When Republican Congressman James H. Quillen decided not to seek reelection to the U.S. House of Representatives from Tennessee’s First Congressional District in 1996, he ended more than thirty years of uninterrupted congressional service, a record in Tennessee political history. Quillen first began his service to the Volunteer State as a member of the Tennessee General Assembly in 1954. He attended his first Republican National Convention in 1956 and was either a delegate or parliamentarian to all subsequent GOP conventions until his retirement. Quillen served in the Tennessee House of Representatives for eight years after 1954, and he eventually held the position of minority leader. In 1962 he won his first election to the U.S. Congress.
Quillen was born in Southwest Virginia on January 11, 1916, one of ten children of John and Hannah Quillen. The family moved to Kingsport in East Tennessee when the future congressman was a child. After high school graduation, Quillen entered the newspaper business in both Kingsport and Johnson City; in 1939 he established the Johnson City Times. During World War II, Quillen served as an ensign on the aircraft carrier USS Antietam and was discharged with the rank of lieutenant. After the war, he entered business in real estate, construction, and insurance. In 1952 he married Cecile Cox.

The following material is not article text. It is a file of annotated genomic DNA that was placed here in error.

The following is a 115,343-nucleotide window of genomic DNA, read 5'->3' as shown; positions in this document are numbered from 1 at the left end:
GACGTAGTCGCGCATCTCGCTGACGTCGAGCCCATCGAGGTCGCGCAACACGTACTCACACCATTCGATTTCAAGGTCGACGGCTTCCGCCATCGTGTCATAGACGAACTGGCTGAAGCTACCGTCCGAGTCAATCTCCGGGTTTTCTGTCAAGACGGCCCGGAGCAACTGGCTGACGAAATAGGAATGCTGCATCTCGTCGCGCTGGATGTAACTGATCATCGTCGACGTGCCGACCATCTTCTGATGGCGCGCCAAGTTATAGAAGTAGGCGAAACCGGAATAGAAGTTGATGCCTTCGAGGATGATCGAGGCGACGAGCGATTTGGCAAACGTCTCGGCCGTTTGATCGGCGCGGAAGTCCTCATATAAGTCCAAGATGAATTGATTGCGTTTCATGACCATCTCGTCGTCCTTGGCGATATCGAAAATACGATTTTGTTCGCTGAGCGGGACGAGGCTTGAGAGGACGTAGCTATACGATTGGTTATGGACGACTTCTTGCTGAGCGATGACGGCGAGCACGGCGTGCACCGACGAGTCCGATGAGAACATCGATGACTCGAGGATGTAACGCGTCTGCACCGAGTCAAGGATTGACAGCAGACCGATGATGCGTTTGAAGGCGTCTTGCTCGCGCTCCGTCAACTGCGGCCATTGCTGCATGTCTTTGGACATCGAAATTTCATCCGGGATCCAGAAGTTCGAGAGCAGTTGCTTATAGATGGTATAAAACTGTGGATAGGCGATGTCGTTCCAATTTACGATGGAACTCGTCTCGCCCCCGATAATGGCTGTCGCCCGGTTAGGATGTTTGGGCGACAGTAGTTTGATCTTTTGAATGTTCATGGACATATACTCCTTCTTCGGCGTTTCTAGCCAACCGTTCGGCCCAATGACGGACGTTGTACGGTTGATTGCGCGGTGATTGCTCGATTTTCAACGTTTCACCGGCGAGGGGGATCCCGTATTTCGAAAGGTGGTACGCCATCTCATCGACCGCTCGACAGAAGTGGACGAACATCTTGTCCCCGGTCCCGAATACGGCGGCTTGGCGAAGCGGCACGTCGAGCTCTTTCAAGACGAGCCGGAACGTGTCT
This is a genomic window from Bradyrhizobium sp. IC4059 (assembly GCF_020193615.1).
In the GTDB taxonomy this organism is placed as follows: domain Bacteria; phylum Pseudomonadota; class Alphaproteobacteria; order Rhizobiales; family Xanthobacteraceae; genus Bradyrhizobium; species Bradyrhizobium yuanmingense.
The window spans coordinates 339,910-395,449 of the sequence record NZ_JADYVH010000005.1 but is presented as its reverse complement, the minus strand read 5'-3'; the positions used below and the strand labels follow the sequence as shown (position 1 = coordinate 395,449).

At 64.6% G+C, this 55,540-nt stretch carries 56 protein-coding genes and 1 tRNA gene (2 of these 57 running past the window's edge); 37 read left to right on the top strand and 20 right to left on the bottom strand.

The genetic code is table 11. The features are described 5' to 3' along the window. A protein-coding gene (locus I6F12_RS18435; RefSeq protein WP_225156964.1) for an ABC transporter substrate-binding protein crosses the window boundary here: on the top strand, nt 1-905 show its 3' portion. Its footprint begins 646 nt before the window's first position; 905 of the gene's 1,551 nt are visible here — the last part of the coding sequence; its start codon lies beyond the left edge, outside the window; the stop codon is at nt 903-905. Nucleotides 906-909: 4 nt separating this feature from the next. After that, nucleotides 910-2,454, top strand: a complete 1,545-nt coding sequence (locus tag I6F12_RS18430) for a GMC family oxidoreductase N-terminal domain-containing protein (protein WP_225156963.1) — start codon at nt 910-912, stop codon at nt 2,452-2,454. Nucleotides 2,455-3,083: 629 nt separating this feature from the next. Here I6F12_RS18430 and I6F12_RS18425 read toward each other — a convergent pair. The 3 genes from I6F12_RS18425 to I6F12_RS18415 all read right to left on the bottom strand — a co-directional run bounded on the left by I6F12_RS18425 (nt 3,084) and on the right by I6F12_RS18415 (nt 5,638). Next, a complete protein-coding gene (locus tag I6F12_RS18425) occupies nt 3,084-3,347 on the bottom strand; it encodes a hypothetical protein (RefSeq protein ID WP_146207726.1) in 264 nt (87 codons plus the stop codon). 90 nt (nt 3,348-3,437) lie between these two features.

Congressman Quillen took conservative stands on most issues, supporting policies of budget restraint and lower tax rates. In 1968 he sponsored and saw passage of the first federal legislation to outlaw the desecration of the U.S. flag. Quillen served on the House Rules Committee after 1965, becoming chairman of that very important committee, and was its chairman emeritus at the time of his retirement. In 1995, with the new Republican majority in Congress, he was named to the Republican Policy Committee. He also served as chairman of the Tennessee Valley Authority Caucus.
Quillen was instrumental in the long battle to establish a medical school in Northeast Tennessee, and his successful work resulted in the creation of the James H. Quillen College of Medicine at East Tennessee State University in Johnson City. He was also a supporter of higher education in his district, and East Tennessee State University in 1994 established the Quillen Chair of Excellence in Education to honor him. In 2000 the new federal courthouse in Greeneville was also named in his honor.